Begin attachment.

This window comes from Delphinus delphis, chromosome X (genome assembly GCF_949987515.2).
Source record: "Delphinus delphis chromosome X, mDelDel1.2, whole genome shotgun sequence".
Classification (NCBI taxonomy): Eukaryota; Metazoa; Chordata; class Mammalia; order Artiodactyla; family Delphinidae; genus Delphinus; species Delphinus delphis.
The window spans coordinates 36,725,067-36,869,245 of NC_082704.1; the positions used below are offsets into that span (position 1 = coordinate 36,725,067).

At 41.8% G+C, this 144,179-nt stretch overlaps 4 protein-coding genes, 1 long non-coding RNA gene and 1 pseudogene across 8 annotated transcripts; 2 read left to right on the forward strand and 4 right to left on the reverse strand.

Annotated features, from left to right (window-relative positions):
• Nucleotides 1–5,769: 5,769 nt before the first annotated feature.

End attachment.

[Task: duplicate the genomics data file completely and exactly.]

This window comes from Delphinus delphis, chromosome X (genome assembly GCF_949987515.2).
Source record: "Delphinus delphis chromosome X, mDelDel1.2, whole genome shotgun sequence".
Classification (NCBI taxonomy): Eukaryota; Metazoa; Chordata; class Mammalia; order Artiodactyla; family Delphinidae; genus Delphinus; species Delphinus delphis.
The window spans coordinates 36,725,067-36,869,245 of NC_082704.1; the positions used below are offsets into that span (position 1 = coordinate 36,725,067).

At 41.8% G+C, this 144,179-nt stretch overlaps 4 protein-coding genes, 1 long non-coding RNA gene and 1 pseudogene across 8 annotated transcripts; 2 read left to right on the forward strand and 4 right to left on the reverse strand.

Annotated features, from left to right (window-relative positions):
• Nucleotides 1–5,769: 5,769 nt before the first annotated feature.